UKNow: For many students, values shift while away at college as they discover themselves. How can students approach conversations around these shifts in values with loved ones?

Stephens: One of the hallmarks of the college experience is being exposed to new ways of thinking and different people who influence your worldview. Emerging adulthood is a time to refine your opinions based on new experiences and information, but if those new opinions diverge from those of your family, there is potential for conflict. You know your family best and can determine whether your approach should rely on direct communication or total avoidance of hot-button issues that may trigger an argument. 

UKNow: What are good techniques for students to use to avoid conflict with family members when discussing difficult topics related to school? For example, a major change or the decision to drop a class. 

Stephens: Some students may be dreading a difficult conversation with their family about issues like changing a major, finances or a bad grade in a fall class. For these conversations, choose the right time to talk when stress levels are lower and people aren’t hurrying off to the next holiday activity. Come prepared with all the relevant information and anticipate what questions you might be asked.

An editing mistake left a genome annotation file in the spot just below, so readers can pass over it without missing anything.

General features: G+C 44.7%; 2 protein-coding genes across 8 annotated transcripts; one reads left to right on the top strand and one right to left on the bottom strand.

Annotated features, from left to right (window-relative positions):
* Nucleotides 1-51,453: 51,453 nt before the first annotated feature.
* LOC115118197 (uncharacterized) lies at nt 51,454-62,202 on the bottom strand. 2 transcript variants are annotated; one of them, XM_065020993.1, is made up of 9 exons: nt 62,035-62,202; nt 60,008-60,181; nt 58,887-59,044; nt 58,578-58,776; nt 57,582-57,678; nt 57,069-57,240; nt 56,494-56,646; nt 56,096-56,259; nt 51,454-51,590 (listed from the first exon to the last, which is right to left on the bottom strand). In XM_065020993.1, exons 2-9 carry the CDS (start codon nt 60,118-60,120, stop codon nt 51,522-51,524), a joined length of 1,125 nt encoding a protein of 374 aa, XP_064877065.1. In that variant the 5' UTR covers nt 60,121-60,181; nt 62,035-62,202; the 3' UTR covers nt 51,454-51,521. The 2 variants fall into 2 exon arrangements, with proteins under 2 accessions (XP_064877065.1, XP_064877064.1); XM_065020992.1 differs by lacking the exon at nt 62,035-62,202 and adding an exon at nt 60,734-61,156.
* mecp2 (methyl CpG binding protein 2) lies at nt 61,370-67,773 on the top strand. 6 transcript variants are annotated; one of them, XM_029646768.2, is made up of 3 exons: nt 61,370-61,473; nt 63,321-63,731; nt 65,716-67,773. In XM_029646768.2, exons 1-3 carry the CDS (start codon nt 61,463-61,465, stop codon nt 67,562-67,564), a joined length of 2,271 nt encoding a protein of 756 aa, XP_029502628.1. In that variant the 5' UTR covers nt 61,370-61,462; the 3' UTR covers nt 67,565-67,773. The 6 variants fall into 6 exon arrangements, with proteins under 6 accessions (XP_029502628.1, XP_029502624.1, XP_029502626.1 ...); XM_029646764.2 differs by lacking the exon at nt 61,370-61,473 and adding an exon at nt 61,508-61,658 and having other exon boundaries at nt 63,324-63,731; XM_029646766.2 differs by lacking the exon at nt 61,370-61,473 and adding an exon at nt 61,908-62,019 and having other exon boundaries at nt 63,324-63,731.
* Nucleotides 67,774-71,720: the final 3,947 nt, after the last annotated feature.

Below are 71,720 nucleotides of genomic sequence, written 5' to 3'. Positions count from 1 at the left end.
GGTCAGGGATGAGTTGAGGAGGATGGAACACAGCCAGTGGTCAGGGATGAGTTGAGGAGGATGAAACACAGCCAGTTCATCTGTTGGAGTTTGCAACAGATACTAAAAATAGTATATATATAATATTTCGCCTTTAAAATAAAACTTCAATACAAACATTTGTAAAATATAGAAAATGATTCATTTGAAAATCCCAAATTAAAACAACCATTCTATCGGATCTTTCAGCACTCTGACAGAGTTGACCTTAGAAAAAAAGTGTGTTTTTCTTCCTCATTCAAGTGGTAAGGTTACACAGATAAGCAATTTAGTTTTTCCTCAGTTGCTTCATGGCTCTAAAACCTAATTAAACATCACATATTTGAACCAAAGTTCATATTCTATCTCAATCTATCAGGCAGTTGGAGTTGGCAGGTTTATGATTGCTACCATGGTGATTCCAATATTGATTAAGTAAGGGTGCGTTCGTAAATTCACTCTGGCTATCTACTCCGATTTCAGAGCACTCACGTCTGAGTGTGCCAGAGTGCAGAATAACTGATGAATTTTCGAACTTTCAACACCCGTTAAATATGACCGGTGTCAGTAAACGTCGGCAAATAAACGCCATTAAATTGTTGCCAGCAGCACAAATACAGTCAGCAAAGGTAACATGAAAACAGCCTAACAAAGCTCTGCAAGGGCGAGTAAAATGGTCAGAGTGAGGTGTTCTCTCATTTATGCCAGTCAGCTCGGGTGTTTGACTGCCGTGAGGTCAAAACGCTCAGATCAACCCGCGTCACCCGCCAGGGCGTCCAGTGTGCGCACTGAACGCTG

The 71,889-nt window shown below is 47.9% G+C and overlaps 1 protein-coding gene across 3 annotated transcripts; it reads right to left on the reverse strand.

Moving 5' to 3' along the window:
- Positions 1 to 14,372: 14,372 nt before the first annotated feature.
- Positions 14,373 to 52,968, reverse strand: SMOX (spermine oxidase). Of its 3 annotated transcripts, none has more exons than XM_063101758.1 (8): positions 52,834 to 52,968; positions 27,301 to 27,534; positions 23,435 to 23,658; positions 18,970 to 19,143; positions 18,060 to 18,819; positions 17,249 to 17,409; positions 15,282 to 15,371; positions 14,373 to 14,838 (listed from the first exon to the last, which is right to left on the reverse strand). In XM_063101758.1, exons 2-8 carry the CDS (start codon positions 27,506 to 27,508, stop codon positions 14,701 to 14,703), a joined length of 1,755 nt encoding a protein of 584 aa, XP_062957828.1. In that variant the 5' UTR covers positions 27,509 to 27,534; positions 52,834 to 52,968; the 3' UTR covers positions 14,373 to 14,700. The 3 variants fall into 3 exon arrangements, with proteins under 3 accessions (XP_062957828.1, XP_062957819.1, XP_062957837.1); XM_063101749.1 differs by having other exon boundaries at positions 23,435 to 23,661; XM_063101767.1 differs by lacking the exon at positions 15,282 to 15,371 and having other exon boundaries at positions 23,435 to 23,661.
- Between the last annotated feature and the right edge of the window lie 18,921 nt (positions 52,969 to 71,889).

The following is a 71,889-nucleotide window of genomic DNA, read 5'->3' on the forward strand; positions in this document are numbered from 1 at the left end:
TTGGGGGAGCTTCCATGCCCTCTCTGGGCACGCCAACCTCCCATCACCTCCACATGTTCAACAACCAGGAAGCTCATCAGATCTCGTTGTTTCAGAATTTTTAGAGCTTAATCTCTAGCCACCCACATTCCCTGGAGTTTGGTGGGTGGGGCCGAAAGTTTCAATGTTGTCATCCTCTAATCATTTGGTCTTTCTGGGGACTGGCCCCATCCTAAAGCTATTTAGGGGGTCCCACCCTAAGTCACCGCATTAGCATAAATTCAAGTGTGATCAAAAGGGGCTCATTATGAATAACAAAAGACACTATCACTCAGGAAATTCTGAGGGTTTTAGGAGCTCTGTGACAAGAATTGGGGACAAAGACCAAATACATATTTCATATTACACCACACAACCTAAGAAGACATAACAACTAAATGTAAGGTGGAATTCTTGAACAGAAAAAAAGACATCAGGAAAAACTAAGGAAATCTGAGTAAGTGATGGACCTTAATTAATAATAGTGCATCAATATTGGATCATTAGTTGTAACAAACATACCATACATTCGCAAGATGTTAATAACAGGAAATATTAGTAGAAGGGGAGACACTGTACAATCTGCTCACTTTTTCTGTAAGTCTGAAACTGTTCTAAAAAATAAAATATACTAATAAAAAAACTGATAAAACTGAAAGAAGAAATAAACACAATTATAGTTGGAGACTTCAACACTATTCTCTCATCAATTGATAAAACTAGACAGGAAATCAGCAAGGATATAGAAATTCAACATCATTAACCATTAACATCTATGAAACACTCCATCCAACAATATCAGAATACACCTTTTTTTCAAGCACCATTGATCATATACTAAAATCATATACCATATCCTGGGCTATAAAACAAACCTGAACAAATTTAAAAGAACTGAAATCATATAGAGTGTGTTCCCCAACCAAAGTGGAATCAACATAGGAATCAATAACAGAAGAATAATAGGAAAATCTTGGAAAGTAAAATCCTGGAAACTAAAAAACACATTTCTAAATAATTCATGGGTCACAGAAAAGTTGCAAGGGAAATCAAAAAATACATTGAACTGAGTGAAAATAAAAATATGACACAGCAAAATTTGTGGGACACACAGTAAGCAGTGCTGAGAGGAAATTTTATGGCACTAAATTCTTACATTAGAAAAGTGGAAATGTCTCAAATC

• In the case of a major change, share your reasoning and what steps you’ve taken (talking to an advisor and/or professor, reviewing majors online, checking myUK GPS to see what impact it will have on your graduation date, etc.). 
  • For a financial conversation, you might share what UK resources you have used or will use, including MoneyCATSiGradStudent Employment and your financial aid counselor
  • If you need to talk about a low grade in one or more of your fall classes, talk honestly about what issues you had, what you did to address them, and what you can do in the future. Take responsibility for the things you can control, including your study time, your use of UK resources, and the self-knowledge you gained from the experience.  

For many of our students, home is a supportive place full of people who want nothing but the best for you. However, that may not be the case for all of our students, so please use the UK resources at your disposal if home is not always an easy place to be for whatever reason. The same advice is true if you are unable to go home over the break. The UK Counseling Center is here to support you, and their Let’s Talk program is particularly convenient with options both in person and online. Our many first-generation students may find people at home who want to support them but do not always know how, especially if they do not understand the challenges that come with being a college student. First-Generation Student Services offers resources and support for both first-generation students and their families

If your family would benefit from receiving information from UK about how to best support you and your collegiate success, encourage them to join the UK Parent and Family Association if they haven’t already. It’s free to join, and members receive the Cat Chat email newsletter two to three times a month during the school year so they can stay informed about campus happenings. 

For more information on New Student and Family Programs, click here. To learn more about the Office for Student Success, click here